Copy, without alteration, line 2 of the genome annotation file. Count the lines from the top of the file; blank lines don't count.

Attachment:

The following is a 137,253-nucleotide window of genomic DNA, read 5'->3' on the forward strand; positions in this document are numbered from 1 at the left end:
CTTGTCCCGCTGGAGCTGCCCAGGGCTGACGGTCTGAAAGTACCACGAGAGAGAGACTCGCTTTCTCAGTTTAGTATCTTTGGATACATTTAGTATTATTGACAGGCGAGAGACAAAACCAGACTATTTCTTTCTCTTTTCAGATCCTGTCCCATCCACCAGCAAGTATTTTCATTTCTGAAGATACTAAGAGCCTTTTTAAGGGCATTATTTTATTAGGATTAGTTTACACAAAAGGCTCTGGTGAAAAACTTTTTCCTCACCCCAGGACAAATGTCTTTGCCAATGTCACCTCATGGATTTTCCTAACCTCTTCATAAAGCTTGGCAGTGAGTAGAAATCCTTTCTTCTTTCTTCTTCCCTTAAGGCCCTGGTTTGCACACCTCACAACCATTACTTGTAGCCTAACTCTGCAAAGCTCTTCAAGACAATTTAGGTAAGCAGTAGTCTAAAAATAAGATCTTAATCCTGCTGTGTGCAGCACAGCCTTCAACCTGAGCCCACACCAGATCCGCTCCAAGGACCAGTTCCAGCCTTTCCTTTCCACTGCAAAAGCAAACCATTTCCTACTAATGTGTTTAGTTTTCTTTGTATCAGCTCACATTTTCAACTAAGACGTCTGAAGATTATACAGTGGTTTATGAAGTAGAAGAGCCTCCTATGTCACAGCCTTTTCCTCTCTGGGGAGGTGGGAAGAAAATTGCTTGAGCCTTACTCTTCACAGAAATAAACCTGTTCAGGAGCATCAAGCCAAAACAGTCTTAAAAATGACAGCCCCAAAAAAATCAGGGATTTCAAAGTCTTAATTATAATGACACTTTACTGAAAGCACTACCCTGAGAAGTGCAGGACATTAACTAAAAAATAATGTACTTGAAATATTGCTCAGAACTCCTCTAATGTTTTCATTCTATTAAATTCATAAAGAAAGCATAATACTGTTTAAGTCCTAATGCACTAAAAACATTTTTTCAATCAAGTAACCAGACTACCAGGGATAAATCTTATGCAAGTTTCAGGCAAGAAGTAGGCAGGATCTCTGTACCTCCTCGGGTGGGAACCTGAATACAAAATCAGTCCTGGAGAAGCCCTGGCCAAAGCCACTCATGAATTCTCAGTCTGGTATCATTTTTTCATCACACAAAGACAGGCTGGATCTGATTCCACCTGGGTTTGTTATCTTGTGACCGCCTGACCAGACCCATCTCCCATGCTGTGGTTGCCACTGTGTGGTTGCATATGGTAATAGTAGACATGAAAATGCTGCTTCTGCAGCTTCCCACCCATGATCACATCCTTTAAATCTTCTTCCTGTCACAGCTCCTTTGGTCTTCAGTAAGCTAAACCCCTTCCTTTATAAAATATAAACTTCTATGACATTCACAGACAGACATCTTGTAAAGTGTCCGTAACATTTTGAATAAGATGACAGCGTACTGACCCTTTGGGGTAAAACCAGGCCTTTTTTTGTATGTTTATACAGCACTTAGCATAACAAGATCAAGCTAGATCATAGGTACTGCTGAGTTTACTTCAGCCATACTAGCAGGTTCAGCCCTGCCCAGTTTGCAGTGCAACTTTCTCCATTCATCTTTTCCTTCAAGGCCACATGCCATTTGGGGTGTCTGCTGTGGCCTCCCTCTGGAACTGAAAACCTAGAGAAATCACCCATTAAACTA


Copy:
CTTGTCCCGCTGGAGCTGCCCAGGGCTGACGGTCTGAAAGTACCACGAGAGAGAGACTCGCTTTCTCAGTTTAGTATCTTTGGATACATTTAGTATTATTGACAGGCGAGAGACAAAACCAGACTATTTCTTTCTCTTTTCAGATCCTGTCCCATCCACCAGCAAGTATTTTCATTTCTGAAGATACTAAGAGCCTTTTTAAGGGCATTATTTTATTAGGATTAGTTTACACAAAAGGCTCTGGTGAAAAACTTTTTCCTCACCCCAGGACAAATGTCTTTGCCAATGTCACCTCATGGATTTTCCTAACCTCTTCATAAAGCTTGGCAGTGAGTAGAAATCCTTTCTTCTTTCTTCTTCCCTTAAGGCCCTGGTTTGCACACCTCACAACCATTACTTGTAGCCTAACTCTGCAAAGCTCTTCAAGACAATTTAGGTAAGCAGTAGTCTAAAAATAAGATCTTAATCCTGCTGTGTGCAGCACAGCCTTCAACCTGAGCCCACACCAGATCCGCTCCAAGGACCAGTTCCAGCCTTTCCTTTCCACTGCAAAAGCAAACCATTTCCTACTAATGTGTTTAGTTTTCTTTGTATCAGCTCACATTTTCAACTAAGACGTCTGAAGATTATACAGTGGTTTATGAAGTAGAAGAGCCTCCTATGTCACAGCCTTTTCCTCTCTGGGGAGGTGGGAAGAAAATTGCTTGAGCCTTACTCTTCACAGAAATAAACCTGTTCAGGAGCATCAAGCCAAAACAGTCTTAAAAATGACAGCCCCAAAAAAATCAGGGATTTCAAAGTCTTAATTATAATGACACTTTACTGAAAGCACTACCCTGAGAAGTGCAGGACATTAACTAAAAAATAATGTACTTGAAATATTGCTCAGAACTCCTCTAATGTTTTCATTCTATTAAATTCATAAAGAAAGCATAATACTGTTTAAGTCCTAATGCACTAAAAACATTTTTTCAATCAAGTAACCAGACTACCAGGGATAAATCTTATGCAAGTTTCAGGCAAGAAGTAGGCAGGATCTCTGTACCTCCTCGGGTGGGAACCTGAATACAAAATCAGTCCTGGAGAAGCCCTGGCCAAAGCCACTCATGAATTCTCAGTCTGGTATCATTTTTTCATCACACAAAGACAGGCTGGATCTGATTCCACCTGGGTTTGTTATCTTGTGACCGCCTGACCAGACCCATCTCCCATGCTGTGGTTGCCACTGTGTGGTTGCATATGGTAATAGTAGACATGAAAATGCTGCTTCTGCAGCTTCCCACCCATGATCACATCCTTTAAATCTTCTTCCTGTCACAGCTCCTTTGGTCTTCAGTAAGCTAAACCCCTTCCTTTATAAAATATAAACTTCTATGACATTCACAGACAGACATCTTGTAAAGTGTCCGTAACATTTTGAATAAGATGACAGCGTACTGACCCTTTGGGGTAAAACCAGGCCTTTTTTTGTATGTTTATACAGCACTTAGCATAACAAGATCAAGCTAGATCATAGGTACTGCTGAGTTTACTTCAGCCATACTAGCAGGTTCAGCCCTGCCCAGTTTGCAGTGCAACTTTCTCCATTCATCTTTTCCTTCAAGGCCACATGCCATTTGGGGTGTCTGCTGTGGCCTCCCTCTGGAACTGAAAACCTAGAGAAATCACCCATTAAACTA